Reading Chinese Tea Leaves

China, through its white paper, has attempted to clarify its position on regional security challenges. One of the clearest messages is that the THAAD anti-ballistic missile should not be deployed on the Korean Peninsula. China also conveys its dissatisfaction with the existing rules-setting mechanism in the region as well as global rules and norms. On the freedom of navigation issue, the Chinese view stands in sharp contrast to that of the US, and the statement that rules in the region are being dictated by one country reflects that sentiment. However, there appears to be a duality in the Chinese approach on this issue. On peace and stability, China wants negotiations about rule setting on regional stability to be based on “the spirit of the rule of law” and in accordance with “widely recognised rules of fairness and justice”. At the same time, China calls for a dialogue based on “respect of historical facts” and “universally recognized international law and modern maritime law” including UNCLOS for dispute resolution on maritime jurisdiction. The Chinese appeal for setting aside pending disputes for the time being and focusing on cooperation is, in essence, a reiteration of the policy followed since Deng Xiaoping.21 Through its call for the “rejection of Cold War mentality” and the warning issued to small and medium powers about not taking sides, China aims to shape the regional order in its favour.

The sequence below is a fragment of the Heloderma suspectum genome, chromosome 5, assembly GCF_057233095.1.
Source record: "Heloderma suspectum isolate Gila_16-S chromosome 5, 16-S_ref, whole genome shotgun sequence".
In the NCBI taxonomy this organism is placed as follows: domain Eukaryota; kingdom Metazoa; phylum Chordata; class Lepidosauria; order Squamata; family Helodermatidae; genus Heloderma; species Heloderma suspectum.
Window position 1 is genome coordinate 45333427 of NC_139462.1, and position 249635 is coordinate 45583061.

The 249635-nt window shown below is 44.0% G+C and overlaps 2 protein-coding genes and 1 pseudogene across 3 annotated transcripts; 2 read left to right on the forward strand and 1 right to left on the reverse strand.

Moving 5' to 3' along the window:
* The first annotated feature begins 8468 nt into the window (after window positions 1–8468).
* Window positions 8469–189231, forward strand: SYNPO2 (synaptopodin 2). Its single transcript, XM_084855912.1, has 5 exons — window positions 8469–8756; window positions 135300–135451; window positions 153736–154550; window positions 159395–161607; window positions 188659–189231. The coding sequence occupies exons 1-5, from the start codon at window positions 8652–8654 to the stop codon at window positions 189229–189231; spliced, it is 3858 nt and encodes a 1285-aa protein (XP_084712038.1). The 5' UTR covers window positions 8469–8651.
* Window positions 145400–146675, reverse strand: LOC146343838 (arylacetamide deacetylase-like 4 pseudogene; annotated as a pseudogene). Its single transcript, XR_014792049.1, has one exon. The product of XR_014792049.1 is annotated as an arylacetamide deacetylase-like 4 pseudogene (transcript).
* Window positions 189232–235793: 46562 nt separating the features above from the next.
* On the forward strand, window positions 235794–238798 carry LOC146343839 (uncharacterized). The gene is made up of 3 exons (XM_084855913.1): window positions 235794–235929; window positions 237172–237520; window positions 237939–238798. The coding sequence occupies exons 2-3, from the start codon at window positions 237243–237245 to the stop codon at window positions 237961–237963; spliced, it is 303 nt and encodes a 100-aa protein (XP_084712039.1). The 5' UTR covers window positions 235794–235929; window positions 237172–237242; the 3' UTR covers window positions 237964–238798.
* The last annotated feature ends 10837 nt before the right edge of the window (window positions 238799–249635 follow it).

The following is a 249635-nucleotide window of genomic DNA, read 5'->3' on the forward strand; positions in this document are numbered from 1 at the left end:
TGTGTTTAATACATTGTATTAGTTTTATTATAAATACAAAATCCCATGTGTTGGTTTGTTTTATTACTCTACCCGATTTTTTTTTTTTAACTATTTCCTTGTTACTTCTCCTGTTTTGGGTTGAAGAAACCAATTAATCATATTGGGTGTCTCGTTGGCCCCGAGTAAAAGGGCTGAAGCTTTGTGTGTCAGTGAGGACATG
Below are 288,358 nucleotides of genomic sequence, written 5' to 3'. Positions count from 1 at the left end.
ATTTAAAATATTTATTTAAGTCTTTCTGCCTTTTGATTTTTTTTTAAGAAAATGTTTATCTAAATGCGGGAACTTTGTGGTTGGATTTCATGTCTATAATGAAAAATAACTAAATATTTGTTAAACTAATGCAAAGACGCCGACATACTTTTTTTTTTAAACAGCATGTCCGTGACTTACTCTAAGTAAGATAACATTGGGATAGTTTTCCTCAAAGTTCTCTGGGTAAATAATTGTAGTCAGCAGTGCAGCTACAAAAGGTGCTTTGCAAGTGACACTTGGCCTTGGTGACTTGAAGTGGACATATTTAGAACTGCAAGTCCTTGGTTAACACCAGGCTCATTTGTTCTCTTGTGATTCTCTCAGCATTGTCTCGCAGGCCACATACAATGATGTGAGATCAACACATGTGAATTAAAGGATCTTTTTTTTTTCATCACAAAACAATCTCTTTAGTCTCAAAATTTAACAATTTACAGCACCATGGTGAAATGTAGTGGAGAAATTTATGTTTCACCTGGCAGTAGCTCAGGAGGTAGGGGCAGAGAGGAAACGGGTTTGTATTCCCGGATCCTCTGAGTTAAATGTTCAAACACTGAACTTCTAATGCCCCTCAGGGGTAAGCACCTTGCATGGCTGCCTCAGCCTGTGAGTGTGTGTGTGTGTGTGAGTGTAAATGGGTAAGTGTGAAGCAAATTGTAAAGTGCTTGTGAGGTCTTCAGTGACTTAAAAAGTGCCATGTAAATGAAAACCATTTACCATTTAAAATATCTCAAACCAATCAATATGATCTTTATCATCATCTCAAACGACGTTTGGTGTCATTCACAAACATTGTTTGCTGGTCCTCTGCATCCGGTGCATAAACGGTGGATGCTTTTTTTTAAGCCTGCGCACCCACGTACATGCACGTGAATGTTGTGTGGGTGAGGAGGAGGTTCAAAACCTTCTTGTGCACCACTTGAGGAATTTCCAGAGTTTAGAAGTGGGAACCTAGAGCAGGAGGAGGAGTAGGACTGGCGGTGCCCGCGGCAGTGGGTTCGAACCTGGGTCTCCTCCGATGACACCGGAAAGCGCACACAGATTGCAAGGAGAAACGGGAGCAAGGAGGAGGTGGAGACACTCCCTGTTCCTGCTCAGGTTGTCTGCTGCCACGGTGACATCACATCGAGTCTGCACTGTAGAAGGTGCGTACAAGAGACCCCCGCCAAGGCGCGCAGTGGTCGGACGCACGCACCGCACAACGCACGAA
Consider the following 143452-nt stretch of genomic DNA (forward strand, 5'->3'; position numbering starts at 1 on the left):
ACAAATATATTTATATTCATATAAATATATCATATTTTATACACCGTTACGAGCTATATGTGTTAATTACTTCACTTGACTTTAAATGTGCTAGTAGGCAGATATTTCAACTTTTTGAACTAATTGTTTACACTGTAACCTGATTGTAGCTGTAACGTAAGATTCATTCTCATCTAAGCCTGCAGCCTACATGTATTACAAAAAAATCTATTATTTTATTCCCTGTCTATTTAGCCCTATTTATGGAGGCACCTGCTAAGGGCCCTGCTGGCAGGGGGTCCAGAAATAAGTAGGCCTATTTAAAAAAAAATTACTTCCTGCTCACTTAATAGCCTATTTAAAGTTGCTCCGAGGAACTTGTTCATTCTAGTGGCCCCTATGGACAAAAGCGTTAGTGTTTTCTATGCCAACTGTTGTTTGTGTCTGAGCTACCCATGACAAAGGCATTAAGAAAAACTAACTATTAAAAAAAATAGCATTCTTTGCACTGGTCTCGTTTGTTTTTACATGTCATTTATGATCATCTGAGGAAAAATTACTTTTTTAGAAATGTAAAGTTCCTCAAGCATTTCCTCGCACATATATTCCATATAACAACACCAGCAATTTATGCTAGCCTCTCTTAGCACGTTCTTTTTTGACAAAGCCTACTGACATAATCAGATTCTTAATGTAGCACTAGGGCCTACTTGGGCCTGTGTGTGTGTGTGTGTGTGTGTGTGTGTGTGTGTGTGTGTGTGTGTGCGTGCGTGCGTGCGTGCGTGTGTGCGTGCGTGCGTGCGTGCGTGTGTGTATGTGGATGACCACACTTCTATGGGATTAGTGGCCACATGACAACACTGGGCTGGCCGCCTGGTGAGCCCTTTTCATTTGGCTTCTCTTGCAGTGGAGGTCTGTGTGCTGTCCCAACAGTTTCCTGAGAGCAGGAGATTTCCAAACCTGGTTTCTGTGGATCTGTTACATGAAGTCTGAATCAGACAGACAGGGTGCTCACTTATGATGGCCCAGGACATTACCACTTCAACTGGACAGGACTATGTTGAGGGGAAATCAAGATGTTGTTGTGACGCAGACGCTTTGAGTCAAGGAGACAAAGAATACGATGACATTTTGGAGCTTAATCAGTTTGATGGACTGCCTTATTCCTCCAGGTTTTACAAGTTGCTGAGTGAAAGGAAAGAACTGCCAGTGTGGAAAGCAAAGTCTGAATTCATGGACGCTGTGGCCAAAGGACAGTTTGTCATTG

China has maintained its strategic ambiguity regarding its jurisdictional rights in the South China Sea. There is no reference to the ‘Nine Dash Line’ in the white paper. However, it has claimed “indisputable sovereignty over Nansha (Spartly) islands and their adjacent waters.” The Chinese advice against efforts to resolve the South China Sea issue through judicial or international arbitration seems to be a response to the arbitration decision of The Hague Tribunal and is aimed at dissuading other interested parties from seeking further judicial interventions.